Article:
The murder of Boris Nemtsov, a political foe of Russian President Vladimir Putin who was publicly critical of the government, was reportedly caught on tape.
Nemtsov, 55, a first deputy prime minister under President Boris Yeltsin in the 1990s, was killed near the Kremlin late Friday, a day before his planned protest against the Russian government, as he walked from a restaurant after having dinner with his girlfriend, Ukrainian model Anna Duritskaya.
On Friday evening, Nemtsov and Duritskaya left the restaurant and began walking to Nemtsov’s apartment. They reportedly walked across a bridge, where a white car drove up. Then, Nemtsov was shot four times.
According to the BBC, footage airing on Russian television showed a white Lada Priora car in the area; still, there is no clear signal the vehicle was involved in Nemtsov’s murder. One part of the film shows someone running in the road alongside the Great Moskvoretsky Bridge and jumping into the waiting car, which then sped off.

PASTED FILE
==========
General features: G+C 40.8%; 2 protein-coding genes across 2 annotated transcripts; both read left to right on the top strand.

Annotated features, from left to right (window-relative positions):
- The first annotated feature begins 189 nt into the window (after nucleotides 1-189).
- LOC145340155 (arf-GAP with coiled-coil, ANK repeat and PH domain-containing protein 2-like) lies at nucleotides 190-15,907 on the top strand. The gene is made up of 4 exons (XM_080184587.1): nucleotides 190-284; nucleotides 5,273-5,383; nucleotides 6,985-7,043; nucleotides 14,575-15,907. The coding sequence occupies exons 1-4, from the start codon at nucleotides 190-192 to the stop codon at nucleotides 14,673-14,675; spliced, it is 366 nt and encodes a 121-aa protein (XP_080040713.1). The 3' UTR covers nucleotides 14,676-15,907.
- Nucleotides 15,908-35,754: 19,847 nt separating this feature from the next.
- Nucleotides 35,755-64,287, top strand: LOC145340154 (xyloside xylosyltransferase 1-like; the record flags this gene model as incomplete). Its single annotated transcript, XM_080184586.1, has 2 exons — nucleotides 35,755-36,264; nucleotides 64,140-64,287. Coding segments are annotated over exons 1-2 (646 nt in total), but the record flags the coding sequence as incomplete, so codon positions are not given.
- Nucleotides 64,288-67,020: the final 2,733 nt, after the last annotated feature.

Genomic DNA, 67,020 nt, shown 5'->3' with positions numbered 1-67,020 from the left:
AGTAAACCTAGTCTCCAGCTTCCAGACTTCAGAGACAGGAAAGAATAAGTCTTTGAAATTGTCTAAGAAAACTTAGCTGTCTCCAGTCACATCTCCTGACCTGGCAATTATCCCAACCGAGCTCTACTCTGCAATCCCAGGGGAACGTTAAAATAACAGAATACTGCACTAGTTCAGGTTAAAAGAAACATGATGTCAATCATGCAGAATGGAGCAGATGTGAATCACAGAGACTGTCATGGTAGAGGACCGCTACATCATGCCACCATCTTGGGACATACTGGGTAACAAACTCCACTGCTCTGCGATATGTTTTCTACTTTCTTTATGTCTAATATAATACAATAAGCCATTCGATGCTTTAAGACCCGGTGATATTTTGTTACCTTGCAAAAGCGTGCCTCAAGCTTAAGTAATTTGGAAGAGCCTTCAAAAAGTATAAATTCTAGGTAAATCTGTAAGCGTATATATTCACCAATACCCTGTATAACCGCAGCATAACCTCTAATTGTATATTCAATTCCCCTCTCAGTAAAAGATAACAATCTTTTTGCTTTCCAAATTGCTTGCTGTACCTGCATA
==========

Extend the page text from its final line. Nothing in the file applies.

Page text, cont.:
The exact whereabouts of Duritskaya are unknown since the killing of Nemtsov, according to the Ukrainian Embassy.
According to UAToday, Ukrainian MP Ostap Semerak said that Russian law enforcement officials have forcibly detained Duritskaya in a private apartment and are not allowing her to be assisted by the Ukrainian Consulate. She has, however, occasionally been in contact, the news agency reported.
The news of the video came as tens of thousands marched Sunday on Staraya Square in Moscow, turning the planned opposition march — which was to be led by Nemtsov – into a mourning rally led by Nemtsov’s allies and supporters.
Following his role as a deputy prime minister in the 1990s, Nemtsov later became a prominent opponent to Putin, helping organize street protests and exposing official corruption.
“If we can stop the campaign of hate that’s being directed at the opposition, then we have a chance to change Russia. If not, then we face the prospect of mass civil conflict,” opposition politician Gennady Gudkov told Reuters ahead of Sunday’s rally.
Dmitry Peskov, a Putin spokesman, said the Russian president had noted “that this cruel murder has all the makings of a contract hit and is extremely provocative,” the BBC reported.
Pro-Kremlin activists reportedly said they would not disrupt the march.